Resistance of HIV-1 to multiple antiretroviral drugs in France: a 6-year survey (1997–2002) based on an analysis of over 7000 genotypes


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Abstract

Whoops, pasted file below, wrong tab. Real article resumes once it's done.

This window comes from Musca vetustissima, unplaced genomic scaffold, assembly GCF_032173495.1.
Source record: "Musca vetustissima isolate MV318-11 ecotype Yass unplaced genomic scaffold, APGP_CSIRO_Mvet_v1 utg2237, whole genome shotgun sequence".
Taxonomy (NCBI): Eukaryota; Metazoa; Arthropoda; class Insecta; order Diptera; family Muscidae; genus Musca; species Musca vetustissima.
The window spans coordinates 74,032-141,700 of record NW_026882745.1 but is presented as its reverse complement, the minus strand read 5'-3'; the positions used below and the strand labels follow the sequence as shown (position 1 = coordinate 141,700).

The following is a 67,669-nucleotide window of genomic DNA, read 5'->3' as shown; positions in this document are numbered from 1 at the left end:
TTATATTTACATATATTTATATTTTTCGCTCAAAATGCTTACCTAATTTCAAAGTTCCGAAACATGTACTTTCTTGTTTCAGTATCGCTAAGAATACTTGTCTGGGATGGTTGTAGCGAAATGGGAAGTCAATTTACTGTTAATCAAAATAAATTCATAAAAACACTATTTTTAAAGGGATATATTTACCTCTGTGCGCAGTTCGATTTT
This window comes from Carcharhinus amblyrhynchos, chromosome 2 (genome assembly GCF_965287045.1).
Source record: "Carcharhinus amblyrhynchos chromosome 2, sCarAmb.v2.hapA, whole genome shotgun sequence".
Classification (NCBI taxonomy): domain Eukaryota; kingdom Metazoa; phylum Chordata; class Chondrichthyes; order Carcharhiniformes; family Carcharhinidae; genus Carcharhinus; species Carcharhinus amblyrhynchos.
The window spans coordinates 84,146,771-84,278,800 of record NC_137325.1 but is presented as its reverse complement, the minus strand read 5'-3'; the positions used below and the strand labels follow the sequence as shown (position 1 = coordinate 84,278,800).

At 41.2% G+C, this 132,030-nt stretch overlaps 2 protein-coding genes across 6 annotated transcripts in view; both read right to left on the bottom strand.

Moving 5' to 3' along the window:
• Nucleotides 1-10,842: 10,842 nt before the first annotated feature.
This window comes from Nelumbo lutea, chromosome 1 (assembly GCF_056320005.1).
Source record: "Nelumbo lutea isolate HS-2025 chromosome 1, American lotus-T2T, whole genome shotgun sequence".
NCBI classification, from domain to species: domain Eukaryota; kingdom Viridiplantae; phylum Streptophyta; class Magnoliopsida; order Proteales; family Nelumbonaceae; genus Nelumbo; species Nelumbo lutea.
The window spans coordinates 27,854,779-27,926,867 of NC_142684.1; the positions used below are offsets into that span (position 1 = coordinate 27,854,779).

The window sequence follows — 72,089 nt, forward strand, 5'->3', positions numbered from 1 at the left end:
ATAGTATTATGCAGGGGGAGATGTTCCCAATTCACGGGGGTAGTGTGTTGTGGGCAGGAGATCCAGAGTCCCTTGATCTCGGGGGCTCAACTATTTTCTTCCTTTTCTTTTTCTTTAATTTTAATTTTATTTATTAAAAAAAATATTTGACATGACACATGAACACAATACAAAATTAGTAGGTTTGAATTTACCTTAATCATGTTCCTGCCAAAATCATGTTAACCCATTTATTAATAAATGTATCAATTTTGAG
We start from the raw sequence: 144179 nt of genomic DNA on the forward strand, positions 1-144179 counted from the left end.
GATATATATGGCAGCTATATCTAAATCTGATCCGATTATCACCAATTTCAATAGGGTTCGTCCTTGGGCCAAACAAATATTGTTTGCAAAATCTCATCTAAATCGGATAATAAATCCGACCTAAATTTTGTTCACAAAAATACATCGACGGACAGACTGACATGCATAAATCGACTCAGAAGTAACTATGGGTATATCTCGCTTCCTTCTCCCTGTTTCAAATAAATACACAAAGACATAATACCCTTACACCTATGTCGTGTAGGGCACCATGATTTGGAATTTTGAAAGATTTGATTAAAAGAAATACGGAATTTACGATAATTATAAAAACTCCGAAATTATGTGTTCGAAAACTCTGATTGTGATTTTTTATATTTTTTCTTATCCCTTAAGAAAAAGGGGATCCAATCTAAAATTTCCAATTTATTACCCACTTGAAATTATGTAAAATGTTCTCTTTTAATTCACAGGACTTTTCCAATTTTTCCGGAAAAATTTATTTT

Background:Evaluating the proportion of patients with mutated drug-resistant HIV-1 strains is a major issue of current AIDS research and therapy. According to a recent study in the United States, nearly 80% of HIV-1-infected patients have virus strains that are resistant to at least one antiretroviral drug. The aim of this study was to assess the extent of multiple drug resistance among individuals followed for HIV-1 infection in France.Methods:We compiled data in a relational database for 3884 reverse transcriptase (2248 patients) and 3915 protease (2194 patients) sequences of plasma samples submitted for testing between January 1997 and March 2002 at the reference HIV AIDS hospitals located in Marseille (France).Results:Genotypic resistance to at least one nucleoside reverse transcriptase inhibitor (NRTI) was present in 78.3%, resistance to at least one non-nucleoside reverse transcriptase inhibitor (NNRTI) was present in 38.9%, and resistance to at least one protease inhibitor (PI) was present in 47.0% of plasma samples. The proportion of patients carrying a virus with multiple resistance to three categories of drugs (at least one NRTI plus at least one NNRTI plus at least one PI) peaked at 25.9% in 2000 and stabilized at 25.5% in March 2002.Conclusion:This study demonstrates the high prevalence of drug-resistant virus in a European cohort of patients currently under treatment for HIV-1 infection. New therapeutic strategies based on a more rational use of genotypic data should be worked out to prevent the development of resistance.

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